Kevin Lamarque/Reuters

Miscommunications have been at the heart of the past several years of geopolitical tensions, well before Donald Trump’s tweets. Today, I’ll relay you my findings from conversations this week about missteps between the U.S. and Russia that started under Presidents Barack Obama and Dmitry Medvedev, and look at how the communication problem is playing out in North Korea.

Coming up Monday, Oct. 2, we’ll be talking to David Frum on a live conference call with Masthead members. Frum, a former speechwriter for George W. Bush, has been chronicling a conservative view of the Trump administration.

  • Register here for the call with David Frum.
  • Reply and send me your questions for him.

Obama Misjudged Putin

“I think that there was a fundamental misassessment of what Medvedev’s reign in Russia meant for Russia, and what Putin’s intentions were,” said Sam Vinograd, who served on the U.S. National Security Council in the Obama administration. That misreading “partially explains how we ended up where we are today with Russia,” said Vinograd, who was speaking at the Washington Ideas Forum, an annual conference presented by The Atlantic. The U.S. saw that moment, when Putin stepped down as required by the constitution, as a halting step toward a more democratic Russia.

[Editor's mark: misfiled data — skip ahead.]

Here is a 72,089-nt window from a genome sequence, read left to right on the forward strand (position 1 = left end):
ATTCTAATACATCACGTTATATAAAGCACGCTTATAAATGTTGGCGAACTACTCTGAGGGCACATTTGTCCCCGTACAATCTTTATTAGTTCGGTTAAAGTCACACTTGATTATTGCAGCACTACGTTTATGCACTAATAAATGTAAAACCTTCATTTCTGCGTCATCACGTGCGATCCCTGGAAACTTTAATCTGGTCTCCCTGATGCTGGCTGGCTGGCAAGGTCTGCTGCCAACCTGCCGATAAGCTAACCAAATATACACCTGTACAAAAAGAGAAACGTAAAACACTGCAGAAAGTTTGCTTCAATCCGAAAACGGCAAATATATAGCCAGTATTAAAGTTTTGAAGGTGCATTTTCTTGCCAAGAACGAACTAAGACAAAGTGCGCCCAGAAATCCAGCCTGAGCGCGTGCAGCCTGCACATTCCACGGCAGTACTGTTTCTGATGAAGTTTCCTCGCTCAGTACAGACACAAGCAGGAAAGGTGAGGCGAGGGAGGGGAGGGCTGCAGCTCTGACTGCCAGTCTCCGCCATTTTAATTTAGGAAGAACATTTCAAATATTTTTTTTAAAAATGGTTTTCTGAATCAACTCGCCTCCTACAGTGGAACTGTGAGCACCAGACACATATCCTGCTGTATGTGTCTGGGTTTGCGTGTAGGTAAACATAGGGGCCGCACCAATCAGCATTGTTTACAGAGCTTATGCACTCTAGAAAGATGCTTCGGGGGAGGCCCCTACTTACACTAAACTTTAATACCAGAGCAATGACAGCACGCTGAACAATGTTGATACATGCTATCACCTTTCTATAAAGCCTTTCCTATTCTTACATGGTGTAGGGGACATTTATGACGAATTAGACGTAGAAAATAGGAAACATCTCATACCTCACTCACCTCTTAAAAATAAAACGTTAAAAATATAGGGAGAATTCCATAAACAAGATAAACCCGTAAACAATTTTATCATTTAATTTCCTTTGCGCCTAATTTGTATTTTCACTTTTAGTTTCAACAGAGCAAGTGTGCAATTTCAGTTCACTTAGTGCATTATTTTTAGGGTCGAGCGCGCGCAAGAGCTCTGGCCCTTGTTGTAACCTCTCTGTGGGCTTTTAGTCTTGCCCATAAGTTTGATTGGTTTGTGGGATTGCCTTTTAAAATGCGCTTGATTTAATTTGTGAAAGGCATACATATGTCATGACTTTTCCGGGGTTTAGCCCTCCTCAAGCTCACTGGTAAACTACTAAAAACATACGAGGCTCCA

To access this story, become a member

Sign up for our brand-new membership program, The Masthead, and you’ll not only receive exclusive content you can’t find anywhere else—you’ll also help fund a sustainable future for journalism.

Find Out More

We want to hear what you think about this article. Submit a letter to the editor or write to letters@theatlantic.com.